• Robinhood (Coming soon) — Robinhood continues its mission to make investing approachable to everyone, and will soon include no-fee crypto transactions.


Some eCommerce pioneers have been accepting crypto payments for years, and there are many others that are just now jumping aboard. Here are some examples:

  • — One of the first and largest crypto merchants. CEO Patrick M. Byrne is a true believer.
  • Expedia – Shoppers can pay for hotel rooms with cryptocurrency.
  • Shopify — This hub for small business merchants has them covered with support for crypto payments.
  • Egifter – Shoppers can turn their coins into gift certificates for use with top brands.


As cryptocurrency becomes more ubiquitous, merchants should get out in front of the payment method and look into supporting crypto transactions. There are a number of reasons to do so:

Reduced Fraud

Crypto transactions are irreversible, due to the write-once nature of the ledger, so a customer cannot initiate a chargeback. Legitimate refunds can still be issued as a new transaction back to the consumer.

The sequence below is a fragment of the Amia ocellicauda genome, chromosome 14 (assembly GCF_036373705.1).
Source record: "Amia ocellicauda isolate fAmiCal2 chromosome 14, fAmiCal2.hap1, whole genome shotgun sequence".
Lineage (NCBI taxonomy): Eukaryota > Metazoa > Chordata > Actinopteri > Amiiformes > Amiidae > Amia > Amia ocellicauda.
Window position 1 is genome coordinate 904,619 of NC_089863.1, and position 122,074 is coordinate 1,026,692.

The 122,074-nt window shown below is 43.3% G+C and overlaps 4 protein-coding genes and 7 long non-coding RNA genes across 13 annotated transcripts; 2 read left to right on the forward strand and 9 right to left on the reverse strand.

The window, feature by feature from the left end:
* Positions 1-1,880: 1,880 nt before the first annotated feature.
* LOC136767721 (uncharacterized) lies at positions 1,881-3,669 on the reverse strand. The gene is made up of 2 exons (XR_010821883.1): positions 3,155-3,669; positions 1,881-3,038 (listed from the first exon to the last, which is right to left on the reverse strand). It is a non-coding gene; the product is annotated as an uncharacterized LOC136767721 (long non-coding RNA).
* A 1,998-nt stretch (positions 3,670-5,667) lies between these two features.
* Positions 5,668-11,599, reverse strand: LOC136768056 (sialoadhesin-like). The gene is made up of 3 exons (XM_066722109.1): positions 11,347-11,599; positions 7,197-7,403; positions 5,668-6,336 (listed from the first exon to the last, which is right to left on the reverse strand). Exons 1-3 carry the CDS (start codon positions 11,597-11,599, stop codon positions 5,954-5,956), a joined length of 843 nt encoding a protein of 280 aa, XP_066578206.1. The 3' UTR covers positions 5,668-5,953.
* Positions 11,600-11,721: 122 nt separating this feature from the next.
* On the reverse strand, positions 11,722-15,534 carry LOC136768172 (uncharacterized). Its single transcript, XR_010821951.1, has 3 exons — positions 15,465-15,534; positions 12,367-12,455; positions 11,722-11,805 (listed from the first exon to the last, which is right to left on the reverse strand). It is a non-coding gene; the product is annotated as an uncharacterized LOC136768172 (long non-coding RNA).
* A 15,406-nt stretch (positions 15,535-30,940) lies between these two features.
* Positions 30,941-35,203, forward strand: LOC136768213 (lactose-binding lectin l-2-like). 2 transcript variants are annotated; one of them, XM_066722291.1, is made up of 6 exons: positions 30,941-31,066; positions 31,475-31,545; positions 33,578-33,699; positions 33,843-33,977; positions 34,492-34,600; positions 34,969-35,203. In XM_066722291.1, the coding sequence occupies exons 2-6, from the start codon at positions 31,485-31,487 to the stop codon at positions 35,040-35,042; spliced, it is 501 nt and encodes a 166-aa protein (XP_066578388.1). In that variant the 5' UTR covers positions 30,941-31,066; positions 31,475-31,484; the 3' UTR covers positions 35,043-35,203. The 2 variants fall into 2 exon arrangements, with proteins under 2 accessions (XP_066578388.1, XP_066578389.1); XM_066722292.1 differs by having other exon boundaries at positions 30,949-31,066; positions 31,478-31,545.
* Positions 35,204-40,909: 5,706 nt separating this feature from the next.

Border-free Payments

Cryptocurrencies are accessible wherever the unrestricted Internet is available. Accepting payments internationally is no different than regional payments.

No PCI Concerns

Unlike credit card numbers, cryptocurrency account addresses are public by nature. A transaction cannot be issued without a private key that only the account owner (or custodian) holds. The merchant provides a receiving address and the consumer issues a payment to it from their account.

Lower Fees

A small fraction of each crypto transaction is paid back to the network, however, this is generally minimal, and paid by the sender. Merchants would similarly pay only when moving funds that have been received. Commerce-ready, custodial payment providers, such as those mentioned further below, do charge their own fees for services. These are notably less than credit card payment processing fees, and as crypto becomes more widespread, these fees will lower to create competition in the processing marketplace.